‘Well-endowed’ Frank Sinatra’s secret to seducing women wasn’t his blue eyes


    From the mid 1940s, Sinatra was the biggest star in American music. An idol to the bobby soxers, he was effectively the first pop star in music history. The singer was publicised as a wholesome family man, with his wife Nancy and three young children, Nancy, Frank Jr and Tina. But the reality was typically very different. Not only was he hugely famous and dazzlingly talented, the star also had a couple of advantages over most men.

    As his film career also began to flourish, Sinatra began to bed a succession of starlets and major Silver Screen goddesses from Lana Turner and Angie Dickinson to Marilyn Monroe and Judy Garland.

    Actress and close friend Ruta Lee described the extraordinary power his famous eyes had on women: “Those fabulous blue eyes of Frank Sinatra were so piercing. When he was with you, those blue eyes stayed with you, you felt like he was entering your soul. It was something incredible.”

    However, another friend also revealed a rather more personal detail.

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    Gardner divorced Rooney in 1943 but then married actor and bandleader Artie in 1945. It was short-lived and throughout the rest of the decade, her affair with Sinatra gathered pace.

    Between constant rowing and sex, their relationship was notoriously as explosive by day as by night. Sinatra said; “If we didn’t kill each other during the day, we might have killed each other in bed.”

    Gardner’s biographer Anthony Uzarowski said: “It was toxic and explosive. Frank’s Palm Springs mansions still bears the scars of those fights. A bottle of champagne was thrown at the sink and a dent is still visible today.”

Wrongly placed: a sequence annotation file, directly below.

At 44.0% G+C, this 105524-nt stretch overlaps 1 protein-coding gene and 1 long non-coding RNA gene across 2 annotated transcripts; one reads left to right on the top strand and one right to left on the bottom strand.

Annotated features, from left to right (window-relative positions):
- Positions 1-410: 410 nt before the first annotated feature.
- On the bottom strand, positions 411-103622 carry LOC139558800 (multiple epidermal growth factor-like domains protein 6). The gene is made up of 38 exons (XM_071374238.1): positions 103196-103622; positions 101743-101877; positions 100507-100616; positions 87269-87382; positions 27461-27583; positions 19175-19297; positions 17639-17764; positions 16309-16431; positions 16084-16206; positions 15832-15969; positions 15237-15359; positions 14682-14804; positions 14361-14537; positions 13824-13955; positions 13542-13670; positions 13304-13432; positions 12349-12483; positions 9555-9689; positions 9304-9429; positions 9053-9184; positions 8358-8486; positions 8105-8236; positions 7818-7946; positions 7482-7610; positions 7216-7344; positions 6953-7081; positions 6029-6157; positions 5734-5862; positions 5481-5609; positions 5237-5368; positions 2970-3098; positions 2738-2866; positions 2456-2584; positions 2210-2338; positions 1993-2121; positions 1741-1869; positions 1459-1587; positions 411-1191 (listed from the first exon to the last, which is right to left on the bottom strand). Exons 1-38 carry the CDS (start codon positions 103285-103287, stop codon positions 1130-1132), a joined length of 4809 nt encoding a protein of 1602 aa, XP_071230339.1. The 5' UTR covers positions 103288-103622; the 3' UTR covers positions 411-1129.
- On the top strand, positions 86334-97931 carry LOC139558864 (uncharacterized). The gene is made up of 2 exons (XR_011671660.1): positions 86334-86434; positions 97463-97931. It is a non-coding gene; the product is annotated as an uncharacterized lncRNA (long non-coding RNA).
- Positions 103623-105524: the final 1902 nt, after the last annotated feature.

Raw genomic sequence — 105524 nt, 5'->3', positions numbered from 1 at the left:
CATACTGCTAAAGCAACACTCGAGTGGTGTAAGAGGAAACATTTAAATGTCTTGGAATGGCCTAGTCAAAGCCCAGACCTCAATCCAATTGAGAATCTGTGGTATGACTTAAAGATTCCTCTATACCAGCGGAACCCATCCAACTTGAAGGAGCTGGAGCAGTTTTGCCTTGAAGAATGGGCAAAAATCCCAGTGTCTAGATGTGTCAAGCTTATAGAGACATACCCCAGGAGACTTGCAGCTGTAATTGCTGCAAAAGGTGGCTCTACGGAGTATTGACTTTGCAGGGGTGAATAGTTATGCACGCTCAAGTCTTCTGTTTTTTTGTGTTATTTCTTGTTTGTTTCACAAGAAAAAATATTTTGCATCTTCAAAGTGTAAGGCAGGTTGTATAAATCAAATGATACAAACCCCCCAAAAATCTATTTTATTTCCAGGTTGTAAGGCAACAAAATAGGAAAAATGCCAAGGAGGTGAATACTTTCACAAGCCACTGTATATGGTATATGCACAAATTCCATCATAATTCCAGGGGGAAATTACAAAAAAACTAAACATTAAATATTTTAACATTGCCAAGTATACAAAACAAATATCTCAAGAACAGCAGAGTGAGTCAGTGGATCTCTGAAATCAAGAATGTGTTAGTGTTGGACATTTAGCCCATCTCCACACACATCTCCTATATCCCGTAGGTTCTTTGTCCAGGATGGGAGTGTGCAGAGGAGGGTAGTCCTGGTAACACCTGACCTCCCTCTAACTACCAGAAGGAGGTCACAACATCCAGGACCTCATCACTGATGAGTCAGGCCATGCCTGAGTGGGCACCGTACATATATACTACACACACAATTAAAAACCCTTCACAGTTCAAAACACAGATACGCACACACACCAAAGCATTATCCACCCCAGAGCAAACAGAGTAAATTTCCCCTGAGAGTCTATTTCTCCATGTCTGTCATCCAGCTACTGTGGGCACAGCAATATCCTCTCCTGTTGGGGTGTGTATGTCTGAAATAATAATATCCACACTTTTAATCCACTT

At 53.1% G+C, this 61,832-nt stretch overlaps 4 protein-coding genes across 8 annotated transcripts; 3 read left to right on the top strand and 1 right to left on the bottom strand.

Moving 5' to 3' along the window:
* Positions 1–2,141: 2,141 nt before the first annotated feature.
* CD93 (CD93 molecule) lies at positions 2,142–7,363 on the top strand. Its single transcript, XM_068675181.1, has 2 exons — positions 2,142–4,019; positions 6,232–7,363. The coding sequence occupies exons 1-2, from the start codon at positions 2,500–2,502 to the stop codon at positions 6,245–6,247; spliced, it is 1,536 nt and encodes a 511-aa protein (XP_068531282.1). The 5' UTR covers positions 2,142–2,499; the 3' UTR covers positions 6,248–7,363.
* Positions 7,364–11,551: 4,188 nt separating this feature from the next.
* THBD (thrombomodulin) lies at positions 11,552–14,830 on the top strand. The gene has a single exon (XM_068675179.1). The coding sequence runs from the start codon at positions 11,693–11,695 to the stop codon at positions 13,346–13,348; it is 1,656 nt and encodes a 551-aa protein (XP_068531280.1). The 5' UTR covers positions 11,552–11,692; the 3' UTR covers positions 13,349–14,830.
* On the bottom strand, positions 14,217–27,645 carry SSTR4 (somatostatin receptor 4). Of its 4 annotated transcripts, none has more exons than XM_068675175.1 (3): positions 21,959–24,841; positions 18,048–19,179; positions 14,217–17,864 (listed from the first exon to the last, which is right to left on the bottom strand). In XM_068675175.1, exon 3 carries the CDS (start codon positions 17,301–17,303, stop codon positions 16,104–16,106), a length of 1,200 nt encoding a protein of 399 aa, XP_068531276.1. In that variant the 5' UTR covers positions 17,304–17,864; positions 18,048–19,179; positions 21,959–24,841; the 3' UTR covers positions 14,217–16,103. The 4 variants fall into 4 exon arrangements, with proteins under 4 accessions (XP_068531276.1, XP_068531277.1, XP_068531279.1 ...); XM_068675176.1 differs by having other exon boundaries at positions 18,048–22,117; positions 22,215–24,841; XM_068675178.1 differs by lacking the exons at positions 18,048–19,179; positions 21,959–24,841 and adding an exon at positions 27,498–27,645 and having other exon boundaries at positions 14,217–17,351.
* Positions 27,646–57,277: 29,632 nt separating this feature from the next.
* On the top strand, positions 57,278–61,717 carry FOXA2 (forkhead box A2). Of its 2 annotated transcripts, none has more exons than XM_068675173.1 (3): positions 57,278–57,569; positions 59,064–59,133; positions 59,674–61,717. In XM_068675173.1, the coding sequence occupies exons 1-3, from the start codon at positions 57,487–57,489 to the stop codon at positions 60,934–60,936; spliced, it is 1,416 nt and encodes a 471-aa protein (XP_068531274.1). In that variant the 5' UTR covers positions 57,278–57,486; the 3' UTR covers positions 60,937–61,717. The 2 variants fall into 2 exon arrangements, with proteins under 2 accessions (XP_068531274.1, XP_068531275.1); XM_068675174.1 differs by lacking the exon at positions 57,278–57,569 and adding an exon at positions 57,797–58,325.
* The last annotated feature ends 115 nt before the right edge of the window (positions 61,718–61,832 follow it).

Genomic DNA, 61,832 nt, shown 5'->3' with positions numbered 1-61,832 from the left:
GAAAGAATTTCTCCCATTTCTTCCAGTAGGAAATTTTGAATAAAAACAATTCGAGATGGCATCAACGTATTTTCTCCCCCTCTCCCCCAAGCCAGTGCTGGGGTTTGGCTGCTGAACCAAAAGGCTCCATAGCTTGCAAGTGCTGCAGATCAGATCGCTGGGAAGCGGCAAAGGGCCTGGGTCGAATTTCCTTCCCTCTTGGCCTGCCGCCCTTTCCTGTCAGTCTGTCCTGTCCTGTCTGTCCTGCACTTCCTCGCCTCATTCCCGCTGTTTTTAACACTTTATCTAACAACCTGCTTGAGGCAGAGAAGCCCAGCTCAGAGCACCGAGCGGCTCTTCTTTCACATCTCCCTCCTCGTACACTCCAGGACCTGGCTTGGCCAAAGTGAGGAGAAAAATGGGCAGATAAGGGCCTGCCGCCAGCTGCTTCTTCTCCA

When the affair went public, his fans were disillusioned to discover their idol was deeply flawed. His music career was already failing and he was dropped by his agent, publicist, and record label.

    In October 1951, Nancy granted him a divorce and he immediately married Ava but nothing changed in their tumultuous relationship. The marriage was in trouble within two years.

    Russo said: “She drove him nuts, crazy. I spent many nights with him crying like a little kid because he loved her so much.”

    For the first time in his life, Sinatra had lost all the power in a relationship. When Gardner flew to Africa to film Mogambo in 1953, he followed her as a big romantic gesture, but she was clearly unexcited to see him.

    Lee said: “It just broke his heart.”

    Yet, Sinatra pulled off an extraordinary comeback. With his film and music career seemingly over he landed a role in 1953’s From Here To Eternity with Burt Lancaster and Deborah Kerr. The rumours were that the studio hadn’t wanted him, but Sinatra’s Mafia connections smoothed the way. Others say Gardner pulled in some favours. Either way, it paid off and the star ended up winning a best Supporting Actor Oscar.

    At the same time, his music career was revived when he rode the latest Swing craze, starting with his return hit I’ve Got The World On A String. Unfortunately, his professional success was not matched at home.

    Uzarowski explained why: “Ava said the moment things started going well for him, he went back to his arrogant ways, which she detested… Their relationship suffered because they didn’t trust each other.”

    This was made brutally clear when she travelled to London to have a secret abortion in 1952. When the Catholic Sinatra discovered this, it was devastating. 

    Uzarowski added: “He was overheard saying she should have killed him for what she’d done to him and the baby.”

    At the same time, Sinatra’s return to blatant womanising enraged his wife. Gardner issued a press statement announcing their marriage was over in October 1953, although the divorce wouldn’t be finalised until 1957. 

    Russo said: “Ava Gardner destroyed him. He went to his agent’s apartment. He tried to kill himself.”

    Sinatra was discovered just in time and rushed to hospital. He was back on TV days later on The Colgate Comedy Hour with Jimmy Durante. It’s possible to glimpse the bandages in his left wrist.

    Following the divorce in 1957, Sinatra had a short-lived marriage to Mia Farrow from 1966-1968.

    It would be almost another decade before he finally settled down with third wife Barbara, who is credited with finally bringing stability to his life and severing his Mafia ties. They married in 1976 and were together until Sinatra’s death in 1998.


    Published at Sun, 05 Dec 2021 00:45:00 +0000

    ‘Well-endowed’ Frank Sinatra’s secret to seducing women wasn’t his blue eyes